Throughout his life Epstein cast portraits in bronze, and many critics believe that as a portraitist he was second only to Rodin. Executed in a naturalistic, renaissance style, these works aimed at expressing the personality rather than the mere physical features of the sitter. Characteristic of these bronzes is the pitting and furrowing of the surface to suggest the clay from which they were cast. Among the many eminent figures Epstein portrayed were Albert Einstein, Chaim Weizmann, and Yehudi Menuhin. He was also an excellent draftsman; his drawings included illustrations of the Old Testament, and a series inspired by Baudelaire's Les Fleurs du Mal.

By the end of World War ii Epstein had become acceptable to the British art establishment, and in 1954 he was knighted. Although he had no organizational links with Judaism, he always recalled with great warmth his origins in the New York ghetto, and never lost his broad Lower East Side accent. He said in his memoirs (Let there be Sculpture, 1942): "I imagine that the feeling I have for expressing a human point of view, giving human rather than abstract implications to my work, comes from these early formative years." In his late period, Epstein executed a number of religious works. These are in a sense more conservative than his earlier works and though elements of abstraction and distortion still exist they are no longer so dominant. They include Lazarus in the chapel of New College, Oxford (1947), the Madonna and Child in Cavendish Square, London (1953), the Christ in Majesty (1957) at Llandaff Cathedral, and the St. Michael and the Devil (1959) at Coventry. After his death, 105 of his clay models were donated to the Israel Museum, Jerusalem, by Lady Epstein. He wrote an autobiography, Let There Be Sculpture (1940), which he published in revised form in 1955 as Epstein: An Autobiography.


R. Buckle, Jacob Epstein, Sculptor (1963). add. bibliography: odnb online; S. Gardiner, Epstein: Artist Against the Establishment (1992); J. Rose, Daemons and Angels: A Life of Jacob Epstein (2002).

[Alfred Werner]

Epstein, Sir Jacob

views updated Jun 11 2018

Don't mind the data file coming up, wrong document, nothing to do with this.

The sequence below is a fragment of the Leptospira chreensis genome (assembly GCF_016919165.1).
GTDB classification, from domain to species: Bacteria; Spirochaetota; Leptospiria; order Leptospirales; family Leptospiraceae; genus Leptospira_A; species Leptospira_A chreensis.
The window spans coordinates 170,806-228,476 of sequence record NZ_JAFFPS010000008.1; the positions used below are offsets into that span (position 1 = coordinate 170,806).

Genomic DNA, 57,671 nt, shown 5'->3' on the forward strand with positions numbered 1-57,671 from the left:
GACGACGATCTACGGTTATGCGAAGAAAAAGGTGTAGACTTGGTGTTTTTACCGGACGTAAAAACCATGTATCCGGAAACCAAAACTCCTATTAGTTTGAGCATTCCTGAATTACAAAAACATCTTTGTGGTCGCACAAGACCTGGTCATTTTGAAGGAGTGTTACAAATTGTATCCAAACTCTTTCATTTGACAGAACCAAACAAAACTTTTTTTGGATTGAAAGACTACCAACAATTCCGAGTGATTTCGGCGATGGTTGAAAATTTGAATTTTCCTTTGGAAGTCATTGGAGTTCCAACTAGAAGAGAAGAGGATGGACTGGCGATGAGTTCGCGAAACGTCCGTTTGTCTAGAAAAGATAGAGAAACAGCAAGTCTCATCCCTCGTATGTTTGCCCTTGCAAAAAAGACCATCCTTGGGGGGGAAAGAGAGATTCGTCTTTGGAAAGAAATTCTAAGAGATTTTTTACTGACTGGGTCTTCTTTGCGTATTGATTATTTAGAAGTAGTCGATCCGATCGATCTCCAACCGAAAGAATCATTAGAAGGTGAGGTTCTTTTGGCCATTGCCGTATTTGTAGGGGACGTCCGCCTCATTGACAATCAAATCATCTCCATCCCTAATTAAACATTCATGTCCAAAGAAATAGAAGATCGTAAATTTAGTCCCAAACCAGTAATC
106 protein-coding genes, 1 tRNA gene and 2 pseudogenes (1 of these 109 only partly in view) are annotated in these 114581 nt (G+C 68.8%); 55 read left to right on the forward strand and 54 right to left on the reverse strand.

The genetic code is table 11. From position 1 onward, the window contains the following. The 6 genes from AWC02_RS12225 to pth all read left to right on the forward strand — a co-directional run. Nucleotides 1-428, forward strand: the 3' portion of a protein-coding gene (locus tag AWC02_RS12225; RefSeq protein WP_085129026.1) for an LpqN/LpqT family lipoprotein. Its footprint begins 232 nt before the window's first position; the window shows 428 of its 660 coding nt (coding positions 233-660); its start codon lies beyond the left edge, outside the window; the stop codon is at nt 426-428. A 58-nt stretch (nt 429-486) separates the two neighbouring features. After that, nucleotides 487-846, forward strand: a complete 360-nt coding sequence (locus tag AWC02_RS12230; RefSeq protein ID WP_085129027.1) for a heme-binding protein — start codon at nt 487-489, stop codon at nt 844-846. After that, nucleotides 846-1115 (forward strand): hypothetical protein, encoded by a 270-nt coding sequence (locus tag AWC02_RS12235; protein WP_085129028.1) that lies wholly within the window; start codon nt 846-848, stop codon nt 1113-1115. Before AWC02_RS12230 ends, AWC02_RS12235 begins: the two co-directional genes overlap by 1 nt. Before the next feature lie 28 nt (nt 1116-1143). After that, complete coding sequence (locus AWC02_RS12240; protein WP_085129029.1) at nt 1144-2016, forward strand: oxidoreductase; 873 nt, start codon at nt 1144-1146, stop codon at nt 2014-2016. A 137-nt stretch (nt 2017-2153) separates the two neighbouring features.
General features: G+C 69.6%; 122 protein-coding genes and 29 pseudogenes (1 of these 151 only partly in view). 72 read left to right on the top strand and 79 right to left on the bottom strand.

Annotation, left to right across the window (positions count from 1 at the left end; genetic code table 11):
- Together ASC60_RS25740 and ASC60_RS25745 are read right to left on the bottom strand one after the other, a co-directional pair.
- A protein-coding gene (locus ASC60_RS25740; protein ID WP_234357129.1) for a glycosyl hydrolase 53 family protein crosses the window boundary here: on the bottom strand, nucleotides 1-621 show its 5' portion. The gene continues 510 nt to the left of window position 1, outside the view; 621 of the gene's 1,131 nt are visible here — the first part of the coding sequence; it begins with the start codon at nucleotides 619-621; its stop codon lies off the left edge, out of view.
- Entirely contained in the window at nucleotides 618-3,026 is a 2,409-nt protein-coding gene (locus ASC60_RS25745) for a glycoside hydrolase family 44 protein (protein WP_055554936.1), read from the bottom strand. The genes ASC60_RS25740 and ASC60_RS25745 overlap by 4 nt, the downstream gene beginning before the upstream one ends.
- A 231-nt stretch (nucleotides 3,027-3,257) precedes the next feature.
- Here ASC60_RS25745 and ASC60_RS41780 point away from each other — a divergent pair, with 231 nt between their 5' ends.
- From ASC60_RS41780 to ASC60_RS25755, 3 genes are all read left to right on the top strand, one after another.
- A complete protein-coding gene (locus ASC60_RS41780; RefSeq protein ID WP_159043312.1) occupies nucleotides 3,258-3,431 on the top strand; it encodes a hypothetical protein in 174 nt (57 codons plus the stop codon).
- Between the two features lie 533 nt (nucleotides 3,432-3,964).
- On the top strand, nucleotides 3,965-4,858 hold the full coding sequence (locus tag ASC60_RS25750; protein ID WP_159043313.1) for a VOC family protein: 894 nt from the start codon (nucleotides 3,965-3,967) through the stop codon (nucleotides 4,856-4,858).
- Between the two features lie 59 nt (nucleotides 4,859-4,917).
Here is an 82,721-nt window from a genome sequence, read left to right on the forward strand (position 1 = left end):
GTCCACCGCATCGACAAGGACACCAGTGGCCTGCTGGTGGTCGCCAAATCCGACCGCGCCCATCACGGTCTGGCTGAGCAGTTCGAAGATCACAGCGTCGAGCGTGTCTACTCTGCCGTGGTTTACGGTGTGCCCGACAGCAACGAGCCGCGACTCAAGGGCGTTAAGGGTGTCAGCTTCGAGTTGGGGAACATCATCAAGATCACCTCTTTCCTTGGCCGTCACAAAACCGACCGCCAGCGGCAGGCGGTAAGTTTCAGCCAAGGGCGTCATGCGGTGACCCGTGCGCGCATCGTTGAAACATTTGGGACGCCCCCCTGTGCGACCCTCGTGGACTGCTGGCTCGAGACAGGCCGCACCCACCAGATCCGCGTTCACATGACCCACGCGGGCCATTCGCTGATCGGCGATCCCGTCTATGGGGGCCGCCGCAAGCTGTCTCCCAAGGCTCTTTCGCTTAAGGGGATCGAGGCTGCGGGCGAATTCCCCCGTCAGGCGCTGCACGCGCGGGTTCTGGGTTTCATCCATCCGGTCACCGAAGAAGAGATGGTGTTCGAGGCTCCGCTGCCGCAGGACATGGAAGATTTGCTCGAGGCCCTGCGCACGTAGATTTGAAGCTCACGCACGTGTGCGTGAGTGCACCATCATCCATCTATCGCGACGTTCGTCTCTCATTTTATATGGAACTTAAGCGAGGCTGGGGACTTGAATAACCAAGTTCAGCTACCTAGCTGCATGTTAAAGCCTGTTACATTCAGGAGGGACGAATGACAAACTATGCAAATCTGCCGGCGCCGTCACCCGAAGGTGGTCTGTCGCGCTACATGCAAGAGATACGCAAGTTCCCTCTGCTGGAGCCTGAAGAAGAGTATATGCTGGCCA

Epstein, Sir Jacob (1880–1959). Sculptor, painter, and draughtsman. Born in New York, he studied in Paris before settling in London in 1905 and becoming a British citizen two years later. From his first commission in 1907/8, eighteen figures for the BMA headquarters in the Strand, which were attacked as obscene, his work was surrounded by controversy. His Oscar Wilde memorial in Père Lachaise cemetery, Paris (1910–11), was at first banned as indecent. His later work was less controversial and his portrait busts of many of the leading figures of the day, for example, Vaughan Williams, T. S. Eliot, Einstein, were better appreciated. Examples of Epstein's work can be seen in London at the Tate gallery and Imperial War Museum and also in Walsall, where his widow's bequest is held. Two of the best-known monumental sculptures are Christ in Majesty (1954/5) in Llandaff cathedral and St Michael and the Devil (1955/8) at Coventry cathedral. He was knighted in 1954.

June Cochrane

Epstein, Sir Jacob

views updated May 21 2018

Epstein, Sir Jacob (1880–1959) British sculptor, b. USA. He made his most audacious sculptural statements before 1920, starting with a series of 18 nude figures (1907–08), whose explicit representation caused a public outcry. He scandalized Paris with the angel carved for Oscar Wilde's tomb (1912). His most revolutionary sculpture was The Rock Drill (1913–14), an ape that has mutated into a robot. He also produced some extraordinary religious works including the bronze Visitation (1926), the stone Ecce Homo (1934–35), and the alabaster Adam (1939).